After almost three months, the MLB lockout doesn’t look to be ending anytime soon, as the deadline for reaching an agreement without canceling any games is on February 28. Here’s the latest news on the lockout and other news in MLB:
Deal Hopeful But Not Likely Before Deadline
Officials from Major League Baseball think that an agreement between the MLBPA and MLB owners will not be reached before the February 28 deadline, which could mean the league will have to start canceling regular-season games. Both teams left the bargaining table unhappy last Saturday, and some reports say the players were so upset that they considered walking away from the negotiations.
The two sides met on Sunday until early in the evening and agreed to continue talks on Monday. One MLB official said discussions for the day were productive. However, after talks ended for the day, the player’s union stated that nothing had yet been settled and that an agreement was not yet close.
The owners do have the option to end the lockout and permit spring training to begin right away as the two sides continue to negotiate a new collective bargaining agreement. However, the owners have given no indication they are willing to do that as it stands right now.
What Do Both Sides Want?
The main issue for the owners is that they want to expand the MLB playoffs, which would be a major benefit to the teams, who receive 100% of the TV revenue. The players receive a portion of the gate during the postseason, which is much smaller than the TV revenue.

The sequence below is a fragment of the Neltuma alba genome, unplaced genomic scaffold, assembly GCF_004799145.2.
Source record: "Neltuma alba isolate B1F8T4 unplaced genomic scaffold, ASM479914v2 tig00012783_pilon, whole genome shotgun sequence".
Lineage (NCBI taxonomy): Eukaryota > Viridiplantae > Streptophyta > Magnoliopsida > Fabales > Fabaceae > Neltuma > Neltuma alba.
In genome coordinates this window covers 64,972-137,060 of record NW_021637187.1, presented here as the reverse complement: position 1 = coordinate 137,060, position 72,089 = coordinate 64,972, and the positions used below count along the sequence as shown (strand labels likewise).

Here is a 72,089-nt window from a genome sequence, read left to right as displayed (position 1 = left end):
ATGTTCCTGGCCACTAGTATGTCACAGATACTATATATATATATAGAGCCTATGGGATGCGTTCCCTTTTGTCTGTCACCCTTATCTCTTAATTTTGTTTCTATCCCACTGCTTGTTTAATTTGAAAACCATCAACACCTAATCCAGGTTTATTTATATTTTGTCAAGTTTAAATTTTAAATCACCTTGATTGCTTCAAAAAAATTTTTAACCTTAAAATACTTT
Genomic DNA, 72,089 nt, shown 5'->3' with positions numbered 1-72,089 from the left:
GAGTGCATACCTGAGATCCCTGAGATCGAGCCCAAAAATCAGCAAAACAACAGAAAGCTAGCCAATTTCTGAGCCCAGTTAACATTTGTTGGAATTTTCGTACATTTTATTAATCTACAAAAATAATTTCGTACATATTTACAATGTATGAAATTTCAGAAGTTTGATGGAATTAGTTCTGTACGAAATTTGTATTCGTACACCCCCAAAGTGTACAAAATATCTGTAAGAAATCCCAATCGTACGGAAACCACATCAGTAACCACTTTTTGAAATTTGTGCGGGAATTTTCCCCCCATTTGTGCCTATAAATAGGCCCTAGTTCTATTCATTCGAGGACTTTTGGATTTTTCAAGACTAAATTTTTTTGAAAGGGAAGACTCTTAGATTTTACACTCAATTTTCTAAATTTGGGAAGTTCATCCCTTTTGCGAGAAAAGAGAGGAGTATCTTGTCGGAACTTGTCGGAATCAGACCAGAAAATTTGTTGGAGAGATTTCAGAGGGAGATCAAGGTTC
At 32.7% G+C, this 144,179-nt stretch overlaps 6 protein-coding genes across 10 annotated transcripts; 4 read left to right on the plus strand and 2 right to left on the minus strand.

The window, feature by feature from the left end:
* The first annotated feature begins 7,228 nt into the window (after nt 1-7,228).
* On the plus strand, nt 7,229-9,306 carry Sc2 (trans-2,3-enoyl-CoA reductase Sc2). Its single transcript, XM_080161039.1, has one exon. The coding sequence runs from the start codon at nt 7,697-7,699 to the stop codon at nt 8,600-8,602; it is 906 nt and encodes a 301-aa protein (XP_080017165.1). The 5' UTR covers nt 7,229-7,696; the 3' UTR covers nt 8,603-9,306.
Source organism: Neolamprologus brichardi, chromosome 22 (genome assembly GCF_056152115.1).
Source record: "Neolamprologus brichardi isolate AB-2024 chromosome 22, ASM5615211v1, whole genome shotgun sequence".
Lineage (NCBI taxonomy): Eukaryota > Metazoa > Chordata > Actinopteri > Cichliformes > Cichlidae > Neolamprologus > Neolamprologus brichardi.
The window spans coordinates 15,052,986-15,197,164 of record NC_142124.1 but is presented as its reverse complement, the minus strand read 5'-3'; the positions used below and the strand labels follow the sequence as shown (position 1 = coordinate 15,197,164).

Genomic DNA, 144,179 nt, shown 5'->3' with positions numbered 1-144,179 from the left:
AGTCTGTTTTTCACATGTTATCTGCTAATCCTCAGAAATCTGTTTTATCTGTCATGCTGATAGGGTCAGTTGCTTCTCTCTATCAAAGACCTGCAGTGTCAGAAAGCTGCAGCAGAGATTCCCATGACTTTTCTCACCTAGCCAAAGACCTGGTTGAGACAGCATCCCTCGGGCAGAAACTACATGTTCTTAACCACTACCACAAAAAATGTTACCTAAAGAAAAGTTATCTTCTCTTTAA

In exchange, the owners are offering to reduce the number of regular-season games to 154 and implement a DH in both leagues. The players want both of these things, but it’s a small tradeoff when looking at the additional revenue the owners would make by expanding the playoffs.
The player’s union is concerned that if the playoffs are expanded, it will cause teams to spend less money on player salaries and still have a good chance of making the postseason while benefitting from the extra TV revenue. They also want free agency extended to anyone who is either at least 29.5 years old with at least five years of service in the league or players with a total of six years of service, whichever comes first. The owners want to keep the current system in place.
Red Sox Prospect Released After Series of Tweets
In other news, Red Sox minor leaguer Brett Netzer was released from the team after a surprising series of recent tweets that were both racist and homophobic. When answering someone who asked if he was racist, he replied saying, “I am a racist. I do sometimes make assumptions based on a person’s race/ethnicity/culture. Glad that is out of the way.” The tweets that followed ensured that Netzer would never get another job anywhere in baseball.
He later asked to be released by the Red Sox, which they immediately did, but didn’t stop his attacks. He then went on to send a series of racist, anti-Christian, and homophobic tweets. The loss of Netzer won’t hurt the team at all, as he never reached higher than Double-A in his baseball career. He was a third-round pick by the organization in 2017 and hasn’t played since 2019, due in part to the minor league season being canceled in 2020.